After about three hours a car took me directly to the new building of the intelligence agency in Wadi al-Sayr. Upon my arrival, a senior officer arrogantly asked me, “Who do you think you are? How come that it took you three hours to come here?” I responded by saying “You have no right to arrest me. I did  nothing wrong.” While in the intelligence building, and as I was heading to the cells, (A.Th.) offered to take me by his car to my house if I agree to stop issuing declarations as the spokesperson of Hamas.

I gazed at him, and said, “Take me to the cell. That would be better.” The cell was about two meters and a half long and 170 centimeters wide, with an iron bed, sink, toilet and a door with a small opening to enable the guard to constantly watch me. They closed the door of the cell, and subsequently took me to another cell. I spent 15 days there during which I was completely cut off from the world. I used to ask the guard for the time of the prayer, and my only companion was the Qur’an. During my detention I was interrogated several times. They tried to talk about organizational matters, but I refrained from being dragged to them, and we occasionally talked about political matters. I didn’t eat the prison food, instead I paid for the food that they bought me, which was largely very simple food. The head of the prison used to invite me daily for tea in his office where we talked generally, but neither on politics nor on my detention. One day, while I was in his office, dressed in the inmate’s uniform that I had resisted for four days, I came across two senior Jordanian officers. In their presence, I asked him to allow me to read a newspaper that he had, but he replied sharply: “I have no instructions.” So I told him, “I want to read the news of the old grotesque woman, has she left Jordan yet or not?” He asked “Who is this old grotesque woman?” I replied, “Madeleine Albright, the US Secretary of State, the one who is behind my detention.”

The two officers laughed, but they did not comment. Once I came across the deputy head of the prison and I told him, “You look like you come from one of the families of Irbid,” a town in which I lived for three years, and knew its families very well. But this remark visibly disturbed the man, whose expression dropped. Next day, the director asked me “What have you done to my deputy?” When I revealed what I said to the deputy, the director told me, “This is unbecoming of us.” The representative of the Red Cross also visited me. Near the end of my detention I was interrogated frequently but I was finally released on 21/9/1997. On my return home on Sunday evening, I discovered that many of the trade unions and popular organizations had planned a sit-in around my house in a show of solidarity, but had been prohibited from reaching their destination. For six days after my release, I received a flood of visitors, Brothers and friends. Khalid Mish‘al, who had been abroad, visited me on Tuesday, three days after my release. He asked me about my experience in prison, and I gave him the details.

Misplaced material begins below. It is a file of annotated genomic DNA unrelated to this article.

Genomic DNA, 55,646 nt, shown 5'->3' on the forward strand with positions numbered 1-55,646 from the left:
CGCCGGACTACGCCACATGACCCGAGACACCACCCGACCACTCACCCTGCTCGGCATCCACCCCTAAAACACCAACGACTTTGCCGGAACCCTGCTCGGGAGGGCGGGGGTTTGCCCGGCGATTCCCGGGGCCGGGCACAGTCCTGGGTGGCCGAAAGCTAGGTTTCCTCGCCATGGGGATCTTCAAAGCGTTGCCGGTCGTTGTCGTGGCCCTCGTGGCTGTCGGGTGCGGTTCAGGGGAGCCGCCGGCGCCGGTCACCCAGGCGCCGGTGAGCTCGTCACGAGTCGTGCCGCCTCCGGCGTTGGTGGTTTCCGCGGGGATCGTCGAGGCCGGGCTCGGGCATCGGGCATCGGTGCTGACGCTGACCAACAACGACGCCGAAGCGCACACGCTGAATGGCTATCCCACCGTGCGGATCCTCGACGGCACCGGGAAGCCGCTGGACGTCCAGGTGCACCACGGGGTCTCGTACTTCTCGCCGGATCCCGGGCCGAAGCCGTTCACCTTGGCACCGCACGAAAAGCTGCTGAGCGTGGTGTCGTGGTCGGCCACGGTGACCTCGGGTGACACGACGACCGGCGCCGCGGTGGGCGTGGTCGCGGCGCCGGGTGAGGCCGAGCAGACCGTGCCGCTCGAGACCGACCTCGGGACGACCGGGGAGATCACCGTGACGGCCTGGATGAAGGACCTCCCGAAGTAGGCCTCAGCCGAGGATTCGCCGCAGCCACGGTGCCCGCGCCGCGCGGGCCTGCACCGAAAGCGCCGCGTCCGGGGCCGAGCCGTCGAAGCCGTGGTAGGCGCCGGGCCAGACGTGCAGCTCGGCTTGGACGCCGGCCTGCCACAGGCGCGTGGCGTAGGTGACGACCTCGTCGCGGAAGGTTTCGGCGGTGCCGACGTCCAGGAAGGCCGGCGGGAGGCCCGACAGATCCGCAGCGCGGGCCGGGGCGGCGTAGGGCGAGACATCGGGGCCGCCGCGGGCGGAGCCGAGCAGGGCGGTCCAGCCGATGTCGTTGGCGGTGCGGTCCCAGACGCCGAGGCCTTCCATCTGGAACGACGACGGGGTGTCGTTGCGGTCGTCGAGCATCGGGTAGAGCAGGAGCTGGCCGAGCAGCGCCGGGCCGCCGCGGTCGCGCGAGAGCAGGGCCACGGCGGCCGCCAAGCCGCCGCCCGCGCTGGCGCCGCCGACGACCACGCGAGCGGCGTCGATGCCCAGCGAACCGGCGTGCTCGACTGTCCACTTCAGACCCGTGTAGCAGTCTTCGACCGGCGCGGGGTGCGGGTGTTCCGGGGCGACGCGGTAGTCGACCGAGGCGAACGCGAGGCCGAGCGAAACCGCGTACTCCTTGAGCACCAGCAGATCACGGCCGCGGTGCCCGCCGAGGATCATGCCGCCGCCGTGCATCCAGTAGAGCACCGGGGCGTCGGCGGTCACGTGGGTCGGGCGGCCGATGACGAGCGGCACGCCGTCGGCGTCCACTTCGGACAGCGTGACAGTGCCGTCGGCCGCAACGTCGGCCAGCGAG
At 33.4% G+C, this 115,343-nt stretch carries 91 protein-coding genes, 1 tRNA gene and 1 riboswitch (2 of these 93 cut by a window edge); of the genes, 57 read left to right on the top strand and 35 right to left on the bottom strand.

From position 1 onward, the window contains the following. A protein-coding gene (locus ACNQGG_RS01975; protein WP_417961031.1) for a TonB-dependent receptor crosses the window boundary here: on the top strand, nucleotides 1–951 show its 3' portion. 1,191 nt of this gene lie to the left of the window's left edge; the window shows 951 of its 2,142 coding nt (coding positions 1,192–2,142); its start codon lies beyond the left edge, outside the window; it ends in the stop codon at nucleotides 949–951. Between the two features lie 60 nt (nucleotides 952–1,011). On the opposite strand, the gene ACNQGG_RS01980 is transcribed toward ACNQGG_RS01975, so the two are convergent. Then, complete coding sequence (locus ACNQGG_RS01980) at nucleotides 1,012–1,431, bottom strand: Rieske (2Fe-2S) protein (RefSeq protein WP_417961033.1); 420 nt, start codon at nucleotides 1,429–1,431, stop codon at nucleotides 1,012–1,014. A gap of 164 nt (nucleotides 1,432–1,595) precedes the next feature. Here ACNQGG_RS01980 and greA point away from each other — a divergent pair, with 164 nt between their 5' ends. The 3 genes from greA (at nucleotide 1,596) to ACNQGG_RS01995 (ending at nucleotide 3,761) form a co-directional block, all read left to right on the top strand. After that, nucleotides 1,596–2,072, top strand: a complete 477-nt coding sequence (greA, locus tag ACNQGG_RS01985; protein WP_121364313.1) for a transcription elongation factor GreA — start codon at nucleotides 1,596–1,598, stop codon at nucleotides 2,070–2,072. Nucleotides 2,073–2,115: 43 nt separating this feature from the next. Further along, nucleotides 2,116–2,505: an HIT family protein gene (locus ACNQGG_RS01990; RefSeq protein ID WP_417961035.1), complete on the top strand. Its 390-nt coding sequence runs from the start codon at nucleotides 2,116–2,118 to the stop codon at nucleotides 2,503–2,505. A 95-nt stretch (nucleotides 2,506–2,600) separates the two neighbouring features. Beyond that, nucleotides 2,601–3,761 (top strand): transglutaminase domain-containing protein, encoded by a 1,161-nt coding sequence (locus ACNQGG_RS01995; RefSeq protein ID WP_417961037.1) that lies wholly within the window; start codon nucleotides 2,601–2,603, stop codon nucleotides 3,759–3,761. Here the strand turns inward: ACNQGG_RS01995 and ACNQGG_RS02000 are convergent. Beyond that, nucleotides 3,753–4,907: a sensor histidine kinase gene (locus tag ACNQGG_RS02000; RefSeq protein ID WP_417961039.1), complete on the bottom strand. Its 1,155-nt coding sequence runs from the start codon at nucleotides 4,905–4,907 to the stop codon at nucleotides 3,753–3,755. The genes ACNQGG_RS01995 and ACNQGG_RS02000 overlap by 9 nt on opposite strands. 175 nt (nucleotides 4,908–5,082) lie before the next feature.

Assassination Attempt on Khalid Mish‘al

On Thursday 25/9/1997, while still engaged in receiving well-wishers, Muhammad Nazzal phoned me to say that an assassination attempt was made against Khalid Mish‘al, and that the Political Bureau will meet to discuss this development. Subsequently, I learned that security forces had surrounded the the Islamic Hospital, and insisted on taking him to the King Hussein Medical Center, where I visited him on Friday morning. Mish‘al had been walking with two unarmed bodyguards, of whom one, Muhammad Abu Saif, an excellent sportsman, was fasting at the time. Opposite to Markaz al-Shamiyyah building in Gardens street, they met two people who appeared to be tourists. One of them attacked Mish‘al, putting an instrument under his ear before they fled. According to one of the bodyguards, Mish‘al suffered from nausea, and was rushed to the Islamic Hospital, where the doctors tried, unsuccessfully, to treat him. On the king’s order, he was transferred toKing Hussein Medical Center.

Meanwhile, Muhammad Abu Saif ran after the two suspects, but a waiting car near al-Sarwat restaurant took them and they were driven away. Abu Saif stopped a private car, explained the situation and they chased after the assailants. Unaware that Abu Saif was behind them, the two suspects were dropped off and headed to al-Madina Street, while the car delivered the weapon to the Israeli embassy in al-Rabiyyah neighborhood. Abu Saif got hold of them, and a bloody fight took place for a while until both sides were completely exhausted. However, by a pleasant stroke of luck an officer of the Palestine Liberation Army (PLA), who was also a son of the commander of this army, named Badr Na‘im al-Khatib, passed by. On knowing the story, in which Abu Saif reiterated that the two men were agents of the Mossad, the officer took the three of them to Bayader Wadi al-Sayr police station. I visited Abu Saif in the hospital where he was hospitalized for severe blows to his head that had needed several stitches. I admiringly asked him how could a man, who was fasting like him confront these two people.